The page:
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How Members Of The Public Helped Hubble Find Thousands Of Asteroids
In citizen science projects, members of the public examine the enormous amount of data the Hubble Space Telescope collects and embark on the kinds of tasks that are difficult for computers to do well, such as recognizing shapes. One such project has been using Hubble data to identify asteroids.
The project, named the Hubble Asteroid Hunter, was started in June 2019, with more than 11,400 contributors combing through data in an attempt to spot asteroids by the trail they leave behind. The public identified more than 1,000 trails, which were then used to train an AI, and together human and machine discovered a total of 1,701 trails.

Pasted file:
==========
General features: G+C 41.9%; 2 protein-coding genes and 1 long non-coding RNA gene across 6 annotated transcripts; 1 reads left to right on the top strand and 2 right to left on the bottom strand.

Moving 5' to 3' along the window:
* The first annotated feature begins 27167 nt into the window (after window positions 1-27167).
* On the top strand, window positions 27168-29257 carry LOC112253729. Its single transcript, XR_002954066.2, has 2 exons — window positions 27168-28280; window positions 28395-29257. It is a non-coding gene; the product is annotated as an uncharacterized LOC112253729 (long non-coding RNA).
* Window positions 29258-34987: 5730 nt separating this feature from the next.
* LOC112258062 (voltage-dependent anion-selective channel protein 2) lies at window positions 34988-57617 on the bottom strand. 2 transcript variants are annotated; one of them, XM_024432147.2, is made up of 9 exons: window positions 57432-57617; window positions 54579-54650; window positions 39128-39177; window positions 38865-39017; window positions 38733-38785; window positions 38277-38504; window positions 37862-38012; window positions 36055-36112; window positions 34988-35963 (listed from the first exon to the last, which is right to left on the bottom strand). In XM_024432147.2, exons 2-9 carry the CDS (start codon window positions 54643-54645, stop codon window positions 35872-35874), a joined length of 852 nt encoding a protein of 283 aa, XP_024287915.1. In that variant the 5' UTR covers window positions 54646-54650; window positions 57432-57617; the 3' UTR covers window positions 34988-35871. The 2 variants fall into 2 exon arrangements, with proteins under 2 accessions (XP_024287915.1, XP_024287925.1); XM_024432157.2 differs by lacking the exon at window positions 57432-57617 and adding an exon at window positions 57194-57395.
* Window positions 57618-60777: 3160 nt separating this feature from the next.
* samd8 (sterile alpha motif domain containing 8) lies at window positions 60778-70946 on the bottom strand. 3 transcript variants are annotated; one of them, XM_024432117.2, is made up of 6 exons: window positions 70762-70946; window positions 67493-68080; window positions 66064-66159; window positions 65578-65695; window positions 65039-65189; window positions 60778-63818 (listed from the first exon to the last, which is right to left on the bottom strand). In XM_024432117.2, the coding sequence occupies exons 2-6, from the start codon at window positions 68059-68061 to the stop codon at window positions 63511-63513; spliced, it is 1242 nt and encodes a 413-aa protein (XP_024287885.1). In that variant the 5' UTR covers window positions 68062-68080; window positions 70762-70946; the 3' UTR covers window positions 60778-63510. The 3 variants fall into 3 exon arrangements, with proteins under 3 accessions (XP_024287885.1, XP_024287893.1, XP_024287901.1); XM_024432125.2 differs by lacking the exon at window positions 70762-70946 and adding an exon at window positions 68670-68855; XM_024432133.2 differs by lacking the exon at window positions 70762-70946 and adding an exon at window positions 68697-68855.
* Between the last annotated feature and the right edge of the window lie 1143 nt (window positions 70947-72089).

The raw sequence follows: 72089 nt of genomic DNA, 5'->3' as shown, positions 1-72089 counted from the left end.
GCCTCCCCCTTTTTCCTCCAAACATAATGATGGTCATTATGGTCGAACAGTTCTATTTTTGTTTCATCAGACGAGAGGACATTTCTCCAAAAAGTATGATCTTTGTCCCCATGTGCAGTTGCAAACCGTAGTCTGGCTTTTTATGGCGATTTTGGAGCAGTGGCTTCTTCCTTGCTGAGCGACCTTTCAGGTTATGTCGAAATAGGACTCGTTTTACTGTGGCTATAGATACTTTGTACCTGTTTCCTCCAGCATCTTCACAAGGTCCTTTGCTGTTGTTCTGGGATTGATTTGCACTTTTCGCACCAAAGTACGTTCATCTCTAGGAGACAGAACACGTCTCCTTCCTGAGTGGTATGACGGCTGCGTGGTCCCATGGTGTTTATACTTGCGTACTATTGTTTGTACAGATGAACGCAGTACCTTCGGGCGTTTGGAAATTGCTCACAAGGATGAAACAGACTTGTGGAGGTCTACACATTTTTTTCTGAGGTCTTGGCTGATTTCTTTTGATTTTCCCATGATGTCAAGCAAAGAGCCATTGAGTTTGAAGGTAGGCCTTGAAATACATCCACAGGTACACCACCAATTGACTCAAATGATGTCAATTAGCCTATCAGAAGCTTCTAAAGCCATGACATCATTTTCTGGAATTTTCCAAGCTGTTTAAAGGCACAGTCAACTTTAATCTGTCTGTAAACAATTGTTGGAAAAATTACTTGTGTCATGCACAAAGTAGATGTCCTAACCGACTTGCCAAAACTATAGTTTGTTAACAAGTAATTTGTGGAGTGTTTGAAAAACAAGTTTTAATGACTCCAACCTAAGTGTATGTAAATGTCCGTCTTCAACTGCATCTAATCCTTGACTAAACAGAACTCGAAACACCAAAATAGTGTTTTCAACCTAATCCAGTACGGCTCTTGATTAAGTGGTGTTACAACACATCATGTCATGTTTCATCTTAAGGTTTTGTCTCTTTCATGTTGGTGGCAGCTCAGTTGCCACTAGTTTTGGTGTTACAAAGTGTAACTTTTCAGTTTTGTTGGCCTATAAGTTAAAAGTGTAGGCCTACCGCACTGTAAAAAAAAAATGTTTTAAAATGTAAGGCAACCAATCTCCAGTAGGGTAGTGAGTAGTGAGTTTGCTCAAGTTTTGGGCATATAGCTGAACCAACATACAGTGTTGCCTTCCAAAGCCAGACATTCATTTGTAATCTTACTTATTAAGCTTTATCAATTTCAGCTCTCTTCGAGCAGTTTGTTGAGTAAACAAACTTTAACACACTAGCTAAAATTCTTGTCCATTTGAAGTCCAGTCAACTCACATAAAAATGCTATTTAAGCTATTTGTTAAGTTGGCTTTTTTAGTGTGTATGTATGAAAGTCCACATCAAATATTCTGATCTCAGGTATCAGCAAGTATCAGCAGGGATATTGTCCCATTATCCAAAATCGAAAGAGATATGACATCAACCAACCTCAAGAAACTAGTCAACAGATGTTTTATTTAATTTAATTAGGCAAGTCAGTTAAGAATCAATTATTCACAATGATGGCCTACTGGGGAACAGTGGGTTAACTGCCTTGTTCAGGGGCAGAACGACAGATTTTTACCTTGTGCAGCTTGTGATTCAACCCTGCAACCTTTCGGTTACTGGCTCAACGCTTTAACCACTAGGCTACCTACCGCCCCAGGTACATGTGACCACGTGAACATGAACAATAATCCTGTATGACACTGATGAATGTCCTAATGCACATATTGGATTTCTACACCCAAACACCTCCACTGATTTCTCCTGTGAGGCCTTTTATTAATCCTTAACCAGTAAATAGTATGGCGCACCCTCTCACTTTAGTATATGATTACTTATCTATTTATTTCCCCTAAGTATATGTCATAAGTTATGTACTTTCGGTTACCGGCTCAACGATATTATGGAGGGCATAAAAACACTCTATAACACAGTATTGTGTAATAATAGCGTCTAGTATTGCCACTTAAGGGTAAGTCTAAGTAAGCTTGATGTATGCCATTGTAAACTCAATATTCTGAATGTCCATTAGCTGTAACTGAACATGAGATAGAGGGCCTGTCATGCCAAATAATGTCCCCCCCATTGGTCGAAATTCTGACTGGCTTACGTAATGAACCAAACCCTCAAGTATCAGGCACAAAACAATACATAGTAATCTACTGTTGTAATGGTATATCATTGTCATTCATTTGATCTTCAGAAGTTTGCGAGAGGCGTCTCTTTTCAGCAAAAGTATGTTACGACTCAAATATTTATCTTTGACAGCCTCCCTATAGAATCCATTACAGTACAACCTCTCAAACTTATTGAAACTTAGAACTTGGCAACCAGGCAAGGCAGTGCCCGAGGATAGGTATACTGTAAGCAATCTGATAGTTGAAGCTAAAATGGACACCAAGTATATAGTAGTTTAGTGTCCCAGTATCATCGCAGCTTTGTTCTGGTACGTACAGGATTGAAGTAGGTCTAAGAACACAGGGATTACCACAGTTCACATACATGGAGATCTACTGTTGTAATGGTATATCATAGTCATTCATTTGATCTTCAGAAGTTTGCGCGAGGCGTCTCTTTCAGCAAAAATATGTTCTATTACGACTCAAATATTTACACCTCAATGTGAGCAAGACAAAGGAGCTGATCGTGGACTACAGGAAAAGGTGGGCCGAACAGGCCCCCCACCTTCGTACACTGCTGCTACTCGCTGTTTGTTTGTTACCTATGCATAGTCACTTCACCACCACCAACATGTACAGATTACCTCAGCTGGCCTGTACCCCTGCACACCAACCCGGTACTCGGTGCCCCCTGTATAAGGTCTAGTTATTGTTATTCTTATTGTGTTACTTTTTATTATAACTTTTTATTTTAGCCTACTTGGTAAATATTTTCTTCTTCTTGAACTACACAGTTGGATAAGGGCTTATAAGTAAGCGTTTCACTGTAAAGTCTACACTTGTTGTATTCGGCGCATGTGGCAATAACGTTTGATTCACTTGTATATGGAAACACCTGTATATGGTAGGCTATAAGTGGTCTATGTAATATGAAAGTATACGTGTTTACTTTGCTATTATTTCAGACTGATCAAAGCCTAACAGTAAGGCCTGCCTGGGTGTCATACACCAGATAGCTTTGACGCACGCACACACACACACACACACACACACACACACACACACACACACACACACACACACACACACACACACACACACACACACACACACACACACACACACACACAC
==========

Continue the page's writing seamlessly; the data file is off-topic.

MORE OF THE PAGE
Two-thirds of those asteroids were entirely new to astronomers and located in the asteroid belt between Mars and Jupiter. The next challenge for this project is to try to understand the orbits of these previously unknown asteroids, as well as trying to work out information about their size and rotation — a feat that’s difficult but not impossible with Hubble’s continued help.